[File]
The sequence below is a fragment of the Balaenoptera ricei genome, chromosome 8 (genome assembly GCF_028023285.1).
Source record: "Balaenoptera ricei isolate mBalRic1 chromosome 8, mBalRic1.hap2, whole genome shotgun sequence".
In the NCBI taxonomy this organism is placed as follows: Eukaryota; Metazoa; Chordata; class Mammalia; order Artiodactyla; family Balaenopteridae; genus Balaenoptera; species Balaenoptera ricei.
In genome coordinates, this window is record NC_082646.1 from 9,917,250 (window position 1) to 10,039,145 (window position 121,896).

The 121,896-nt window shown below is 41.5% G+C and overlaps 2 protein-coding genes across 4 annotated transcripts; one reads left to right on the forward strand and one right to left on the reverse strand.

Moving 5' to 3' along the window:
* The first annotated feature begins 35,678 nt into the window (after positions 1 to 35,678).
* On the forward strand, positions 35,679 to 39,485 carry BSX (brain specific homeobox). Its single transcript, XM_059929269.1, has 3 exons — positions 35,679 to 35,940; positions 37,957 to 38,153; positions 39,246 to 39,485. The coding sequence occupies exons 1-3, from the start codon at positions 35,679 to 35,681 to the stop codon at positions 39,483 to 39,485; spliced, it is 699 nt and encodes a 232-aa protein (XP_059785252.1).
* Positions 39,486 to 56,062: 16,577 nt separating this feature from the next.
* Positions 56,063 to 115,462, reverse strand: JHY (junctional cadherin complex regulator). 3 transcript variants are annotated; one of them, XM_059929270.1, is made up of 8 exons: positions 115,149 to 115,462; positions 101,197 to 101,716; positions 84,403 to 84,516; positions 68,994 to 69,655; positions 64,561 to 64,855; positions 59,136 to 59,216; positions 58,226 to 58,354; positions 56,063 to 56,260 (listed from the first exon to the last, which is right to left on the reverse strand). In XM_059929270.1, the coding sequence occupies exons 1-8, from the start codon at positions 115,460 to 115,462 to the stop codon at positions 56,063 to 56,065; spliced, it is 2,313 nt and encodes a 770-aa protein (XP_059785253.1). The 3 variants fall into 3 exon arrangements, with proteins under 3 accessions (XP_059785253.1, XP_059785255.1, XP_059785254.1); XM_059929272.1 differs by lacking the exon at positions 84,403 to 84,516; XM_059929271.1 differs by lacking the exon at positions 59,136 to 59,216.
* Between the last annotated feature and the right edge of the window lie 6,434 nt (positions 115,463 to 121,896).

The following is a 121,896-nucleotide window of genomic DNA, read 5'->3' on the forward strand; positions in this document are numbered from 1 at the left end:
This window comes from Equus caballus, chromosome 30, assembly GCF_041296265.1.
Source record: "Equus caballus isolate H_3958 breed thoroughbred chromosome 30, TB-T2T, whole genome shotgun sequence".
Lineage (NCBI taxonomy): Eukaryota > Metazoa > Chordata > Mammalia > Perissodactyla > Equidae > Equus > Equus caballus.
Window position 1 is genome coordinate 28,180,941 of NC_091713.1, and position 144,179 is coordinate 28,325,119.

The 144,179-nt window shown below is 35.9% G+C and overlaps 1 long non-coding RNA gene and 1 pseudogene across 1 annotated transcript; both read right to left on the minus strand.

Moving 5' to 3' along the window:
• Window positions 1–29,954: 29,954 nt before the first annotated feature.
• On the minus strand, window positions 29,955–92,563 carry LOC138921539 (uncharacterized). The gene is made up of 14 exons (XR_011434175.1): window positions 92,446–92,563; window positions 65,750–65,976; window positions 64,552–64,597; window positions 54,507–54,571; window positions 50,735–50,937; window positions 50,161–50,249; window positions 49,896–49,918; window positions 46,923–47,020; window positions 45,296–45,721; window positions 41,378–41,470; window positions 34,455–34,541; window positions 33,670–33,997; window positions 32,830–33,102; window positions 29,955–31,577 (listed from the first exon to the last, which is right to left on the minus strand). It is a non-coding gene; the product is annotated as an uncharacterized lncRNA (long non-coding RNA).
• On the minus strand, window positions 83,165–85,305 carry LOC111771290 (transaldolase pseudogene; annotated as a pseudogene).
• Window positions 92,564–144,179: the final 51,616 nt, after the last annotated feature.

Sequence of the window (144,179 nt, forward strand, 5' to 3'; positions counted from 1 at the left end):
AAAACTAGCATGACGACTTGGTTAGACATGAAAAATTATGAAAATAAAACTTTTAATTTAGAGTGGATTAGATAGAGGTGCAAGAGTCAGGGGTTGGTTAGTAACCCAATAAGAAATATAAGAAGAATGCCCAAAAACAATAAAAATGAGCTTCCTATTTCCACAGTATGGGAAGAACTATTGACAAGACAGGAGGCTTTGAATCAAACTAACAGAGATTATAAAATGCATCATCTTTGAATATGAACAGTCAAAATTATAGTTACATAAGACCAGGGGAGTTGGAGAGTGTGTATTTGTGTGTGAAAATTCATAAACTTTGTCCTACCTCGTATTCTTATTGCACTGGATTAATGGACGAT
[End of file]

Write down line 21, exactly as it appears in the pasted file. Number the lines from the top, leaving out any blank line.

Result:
• On the minus strand, window positions 83,165–85,305 carry LOC111771290 (transaldolase pseudogene; annotated as a pseudogene).